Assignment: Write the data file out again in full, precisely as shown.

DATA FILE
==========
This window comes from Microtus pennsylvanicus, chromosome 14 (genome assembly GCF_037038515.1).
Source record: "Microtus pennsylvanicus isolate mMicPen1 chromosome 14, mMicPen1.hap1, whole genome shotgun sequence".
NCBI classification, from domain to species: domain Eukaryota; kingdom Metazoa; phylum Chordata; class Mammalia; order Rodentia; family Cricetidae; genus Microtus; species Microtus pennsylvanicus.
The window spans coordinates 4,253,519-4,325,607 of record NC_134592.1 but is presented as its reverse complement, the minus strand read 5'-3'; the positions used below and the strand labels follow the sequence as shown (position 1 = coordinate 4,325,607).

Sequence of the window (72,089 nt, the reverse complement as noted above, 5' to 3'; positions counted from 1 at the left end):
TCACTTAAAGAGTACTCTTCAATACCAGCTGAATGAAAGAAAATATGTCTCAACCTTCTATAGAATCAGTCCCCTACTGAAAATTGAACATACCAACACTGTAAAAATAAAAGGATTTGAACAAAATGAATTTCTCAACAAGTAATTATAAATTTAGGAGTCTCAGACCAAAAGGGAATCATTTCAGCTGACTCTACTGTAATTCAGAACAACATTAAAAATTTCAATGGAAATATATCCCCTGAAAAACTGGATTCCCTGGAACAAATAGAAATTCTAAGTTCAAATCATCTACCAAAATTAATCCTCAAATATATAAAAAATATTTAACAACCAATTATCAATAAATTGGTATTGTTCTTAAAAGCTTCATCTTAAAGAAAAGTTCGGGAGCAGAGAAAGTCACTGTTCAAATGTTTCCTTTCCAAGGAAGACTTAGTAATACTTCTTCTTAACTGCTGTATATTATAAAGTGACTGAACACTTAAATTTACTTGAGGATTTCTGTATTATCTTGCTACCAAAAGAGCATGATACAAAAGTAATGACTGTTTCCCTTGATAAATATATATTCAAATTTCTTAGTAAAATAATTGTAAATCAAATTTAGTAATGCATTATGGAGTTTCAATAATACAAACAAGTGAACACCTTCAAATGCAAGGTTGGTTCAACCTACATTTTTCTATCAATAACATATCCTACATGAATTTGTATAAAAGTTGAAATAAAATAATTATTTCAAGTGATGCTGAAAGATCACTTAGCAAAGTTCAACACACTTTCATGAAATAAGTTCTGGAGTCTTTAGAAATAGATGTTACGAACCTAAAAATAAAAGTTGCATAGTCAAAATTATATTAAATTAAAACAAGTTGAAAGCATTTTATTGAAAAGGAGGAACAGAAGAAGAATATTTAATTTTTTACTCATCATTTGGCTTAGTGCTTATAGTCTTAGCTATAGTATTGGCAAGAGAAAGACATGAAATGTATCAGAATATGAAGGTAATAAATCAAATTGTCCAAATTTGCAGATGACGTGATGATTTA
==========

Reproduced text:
This window comes from Microtus pennsylvanicus, chromosome 14 (genome assembly GCF_037038515.1).
Source record: "Microtus pennsylvanicus isolate mMicPen1 chromosome 14, mMicPen1.hap1, whole genome shotgun sequence".
NCBI classification, from domain to species: domain Eukaryota; kingdom Metazoa; phylum Chordata; class Mammalia; order Rodentia; family Cricetidae; genus Microtus; species Microtus pennsylvanicus.
The window spans coordinates 4,253,519-4,325,607 of record NC_134592.1 but is presented as its reverse complement, the minus strand read 5'-3'; the positions used below and the strand labels follow the sequence as shown (position 1 = coordinate 4,325,607).

Sequence of the window (72,089 nt, the reverse complement as noted above, 5' to 3'; positions counted from 1 at the left end):
TCACTTAAAGAGTACTCTTCAATACCAGCTGAATGAAAGAAAATATGTCTCAACCTTCTATAGAATCAGTCCCCTACTGAAAATTGAACATACCAACACTGTAAAAATAAAAGGATTTGAACAAAATGAATTTCTCAACAAGTAATTATAAATTTAGGAGTCTCAGACCAAAAGGGAATCATTTCAGCTGACTCTACTGTAATTCAGAACAACATTAAAAATTTCAATGGAAATATATCCCCTGAAAAACTGGATTCCCTGGAACAAATAGAAATTCTAAGTTCAAATCATCTACCAAAATTAATCCTCAAATATATAAAAAATATTTAACAACCAATTATCAATAAATTGGTATTGTTCTTAAAAGCTTCATCTTAAAGAAAAGTTCGGGAGCAGAGAAAGTCACTGTTCAAATGTTTCCTTTCCAAGGAAGACTTAGTAATACTTCTTCTTAACTGCTGTATATTATAAAGTGACTGAACACTTAAATTTACTTGAGGATTTCTGTATTATCTTGCTACCAAAAGAGCATGATACAAAAGTAATGACTGTTTCCCTTGATAAATATATATTCAAATTTCTTAGTAAAATAATTGTAAATCAAATTTAGTAATGCATTATGGAGTTTCAATAATACAAACAAGTGAACACCTTCAAATGCAAGGTTGGTTCAACCTACATTTTTCTATCAATAACATATCCTACATGAATTTGTATAAAAGTTGAAATAAAATAATTATTTCAAGTGATGCTGAAAGATCACTTAGCAAAGTTCAACACACTTTCATGAAATAAGTTCTGGAGTCTTTAGAAATAGATGTTACGAACCTAAAAATAAAAGTTGCATAGTCAAAATTATATTAAATTAAAACAAGTTGAAAGCATTTTATTGAAAAGGAGGAACAGAAGAAGAATATTTAATTTTTTACTCATCATTTGGCTTAGTGCTTATAGTCTTAGCTATAGTATTGGCAAGAGAAAGACATGAAATGTATCAGAATATGAAGGTAATAAATCAAATTGTCCAAATTTGCAGATGACGTGATGATTTA